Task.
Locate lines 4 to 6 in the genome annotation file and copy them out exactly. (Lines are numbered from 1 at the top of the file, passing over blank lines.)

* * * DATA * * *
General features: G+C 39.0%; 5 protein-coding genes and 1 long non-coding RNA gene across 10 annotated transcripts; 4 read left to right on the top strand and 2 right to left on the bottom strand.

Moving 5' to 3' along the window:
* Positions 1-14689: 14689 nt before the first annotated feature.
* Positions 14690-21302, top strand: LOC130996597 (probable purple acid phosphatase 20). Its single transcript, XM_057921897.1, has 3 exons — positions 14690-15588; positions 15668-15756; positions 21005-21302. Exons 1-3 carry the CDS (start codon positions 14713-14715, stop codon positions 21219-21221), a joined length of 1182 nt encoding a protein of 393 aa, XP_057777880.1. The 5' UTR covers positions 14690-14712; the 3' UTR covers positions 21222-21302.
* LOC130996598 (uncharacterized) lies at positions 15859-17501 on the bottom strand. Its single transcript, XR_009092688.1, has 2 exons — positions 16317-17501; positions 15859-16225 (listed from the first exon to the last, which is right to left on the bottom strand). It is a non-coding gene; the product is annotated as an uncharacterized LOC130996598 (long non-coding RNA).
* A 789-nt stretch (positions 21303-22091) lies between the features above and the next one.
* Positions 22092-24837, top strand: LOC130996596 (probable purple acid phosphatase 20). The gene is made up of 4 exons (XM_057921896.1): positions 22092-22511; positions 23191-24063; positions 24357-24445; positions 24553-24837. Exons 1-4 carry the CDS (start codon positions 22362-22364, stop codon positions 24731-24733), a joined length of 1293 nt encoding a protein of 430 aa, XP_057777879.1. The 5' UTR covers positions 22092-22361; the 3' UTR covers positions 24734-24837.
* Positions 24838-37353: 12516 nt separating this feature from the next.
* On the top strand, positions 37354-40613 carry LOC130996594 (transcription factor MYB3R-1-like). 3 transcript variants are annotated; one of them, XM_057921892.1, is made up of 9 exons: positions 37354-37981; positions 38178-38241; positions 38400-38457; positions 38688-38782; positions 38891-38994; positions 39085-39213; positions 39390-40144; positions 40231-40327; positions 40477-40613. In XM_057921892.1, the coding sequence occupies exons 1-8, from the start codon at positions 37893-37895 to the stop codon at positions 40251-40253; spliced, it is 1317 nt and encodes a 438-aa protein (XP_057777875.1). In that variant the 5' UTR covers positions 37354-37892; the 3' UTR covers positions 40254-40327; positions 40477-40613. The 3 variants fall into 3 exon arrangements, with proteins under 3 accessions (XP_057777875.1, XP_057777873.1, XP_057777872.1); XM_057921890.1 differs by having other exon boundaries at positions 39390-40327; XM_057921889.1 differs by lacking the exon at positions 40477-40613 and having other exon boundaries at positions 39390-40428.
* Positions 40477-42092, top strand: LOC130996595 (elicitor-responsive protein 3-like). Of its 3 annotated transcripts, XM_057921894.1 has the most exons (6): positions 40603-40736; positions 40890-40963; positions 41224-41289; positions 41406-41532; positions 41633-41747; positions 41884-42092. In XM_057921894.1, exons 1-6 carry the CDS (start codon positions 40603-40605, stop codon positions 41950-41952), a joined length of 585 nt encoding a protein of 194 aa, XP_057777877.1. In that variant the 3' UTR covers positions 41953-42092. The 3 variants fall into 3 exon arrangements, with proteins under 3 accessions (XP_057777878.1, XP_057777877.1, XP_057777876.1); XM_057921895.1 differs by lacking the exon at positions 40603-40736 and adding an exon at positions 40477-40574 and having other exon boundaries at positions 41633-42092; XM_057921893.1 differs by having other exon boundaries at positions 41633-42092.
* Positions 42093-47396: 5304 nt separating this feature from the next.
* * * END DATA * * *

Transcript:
* Positions 14690-21302, top strand: LOC130996597 (probable purple acid phosphatase 20). Its single transcript, XM_057921897.1, has 3 exons — positions 14690-15588; positions 15668-15756; positions 21005-21302. Exons 1-3 carry the CDS (start codon positions 14713-14715, stop codon positions 21219-21221), a joined length of 1182 nt encoding a protein of 393 aa, XP_057777880.1. The 5' UTR covers positions 14690-14712; the 3' UTR covers positions 21222-21302.
* LOC130996598 (uncharacterized) lies at positions 15859-17501 on the bottom strand. Its single transcript, XR_009092688.1, has 2 exons — positions 16317-17501; positions 15859-16225 (listed from the first exon to the last, which is right to left on the bottom strand). It is a non-coding gene; the product is annotated as an uncharacterized LOC130996598 (long non-coding RNA).
* A 789-nt stretch (positions 21303-22091) lies between the features above and the next one.